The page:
North Dakota has some of the loosest voting laws in the country. We are the only state in the nation without voter registration, and to be eligible to cast a ballot one need only have resided in the state for 30 days before election day (and how we’re determining that given the weeks of early voting that now precede every election is beyond me). That last works out well for Democrats who count on thousands of votes on the state’s college campuses from students who have no more invested in North Dakota than a few weeks living in a dorm room.
So, with an eye toward tightening up the security of the state’s ballot, the Legislature passed new voter ID laws. Voting in North Dakota now requires specific identification.
To hear Democrats talk, you’d think think this was an act of racism and voter suppression on par with Jim Crow-era laws (they conveniently ignore the fact that North Dakota’s Indian tribes wisely use voter ID laws to protect the sanctity of their tribal elections).
“If you believe that the North Dakota election system is fraught with fraud, I have a gunny sack and flashlight for you to go snipe hunting tonight,” writes former Democrat Lt. Governor Lloyd Omdahl in a column published today. This is an oft-made argument by Democrats in the state, but it holds little water for two reasons.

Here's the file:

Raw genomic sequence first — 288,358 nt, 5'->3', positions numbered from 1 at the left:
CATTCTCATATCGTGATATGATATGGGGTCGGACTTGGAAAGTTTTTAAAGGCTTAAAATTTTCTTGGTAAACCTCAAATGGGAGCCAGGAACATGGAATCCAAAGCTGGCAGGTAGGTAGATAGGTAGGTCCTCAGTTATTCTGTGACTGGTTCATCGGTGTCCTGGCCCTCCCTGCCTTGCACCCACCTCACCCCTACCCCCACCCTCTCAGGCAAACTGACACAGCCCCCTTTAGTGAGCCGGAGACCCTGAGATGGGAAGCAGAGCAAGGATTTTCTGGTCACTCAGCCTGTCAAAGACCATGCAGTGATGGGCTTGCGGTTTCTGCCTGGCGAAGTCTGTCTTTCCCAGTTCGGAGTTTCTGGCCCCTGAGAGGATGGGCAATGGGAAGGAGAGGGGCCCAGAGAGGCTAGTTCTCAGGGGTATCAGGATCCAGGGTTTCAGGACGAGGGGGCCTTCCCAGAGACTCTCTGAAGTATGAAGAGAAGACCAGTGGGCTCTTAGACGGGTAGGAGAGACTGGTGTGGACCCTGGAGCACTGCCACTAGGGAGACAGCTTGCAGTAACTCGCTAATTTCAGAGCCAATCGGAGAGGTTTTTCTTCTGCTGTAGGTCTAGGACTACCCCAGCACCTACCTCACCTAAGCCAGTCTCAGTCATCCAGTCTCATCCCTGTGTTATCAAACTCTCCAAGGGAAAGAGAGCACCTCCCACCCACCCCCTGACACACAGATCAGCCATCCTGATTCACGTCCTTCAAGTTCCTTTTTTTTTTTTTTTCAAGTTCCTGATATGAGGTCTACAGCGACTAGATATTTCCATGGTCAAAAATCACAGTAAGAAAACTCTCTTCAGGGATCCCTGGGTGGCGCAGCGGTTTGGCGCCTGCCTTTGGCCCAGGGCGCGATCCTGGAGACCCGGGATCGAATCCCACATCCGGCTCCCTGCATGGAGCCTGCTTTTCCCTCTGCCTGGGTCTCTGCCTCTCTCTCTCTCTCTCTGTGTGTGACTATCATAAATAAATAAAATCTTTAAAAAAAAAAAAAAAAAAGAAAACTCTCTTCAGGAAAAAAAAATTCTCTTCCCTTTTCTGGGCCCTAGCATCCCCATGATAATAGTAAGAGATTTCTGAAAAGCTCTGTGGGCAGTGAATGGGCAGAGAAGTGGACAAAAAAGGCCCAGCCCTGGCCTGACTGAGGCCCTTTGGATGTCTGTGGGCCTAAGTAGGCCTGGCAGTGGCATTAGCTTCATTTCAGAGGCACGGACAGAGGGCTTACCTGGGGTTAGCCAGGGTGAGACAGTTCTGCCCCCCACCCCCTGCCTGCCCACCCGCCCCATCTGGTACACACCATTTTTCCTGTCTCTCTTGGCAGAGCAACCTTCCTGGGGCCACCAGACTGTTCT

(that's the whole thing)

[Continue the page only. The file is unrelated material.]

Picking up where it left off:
First, why must we wait for our elections to become “fraught with fraud” before we act to protect it? Better to be proactive than to wait until fraud produces an illegitimate outcome.
Second, I’m not sure we know that fraud doesn’t already exist.
During the debate in the state House over new voter ID laws, Rep. Randy Boehning – a Republican from Fargo – pointed out that in the 2012 election there were more than 10,000 ballots cast in the state based on residency affidavits that were never verified. That’s a big deal. North Dakota’s US Senate race between Heidi Heitkamp and Rick Berg was settled by less than 3,000 votes.
And even if they had been verified, keep in mind that the Legislature goes into session in January shortly after the election. It would be a mess if a lawmaker already serving in Bismarck, already casting votes for and against laws, were determined to have been elected based on fraudulent votes.
Democrats want to pretend like voter ID laws are a solution in search of a problem, but that’s a tough argument to make when we do very little to determine if there is a problem. And it’s especially a hard argument to buy when the potential for a problem is so very real.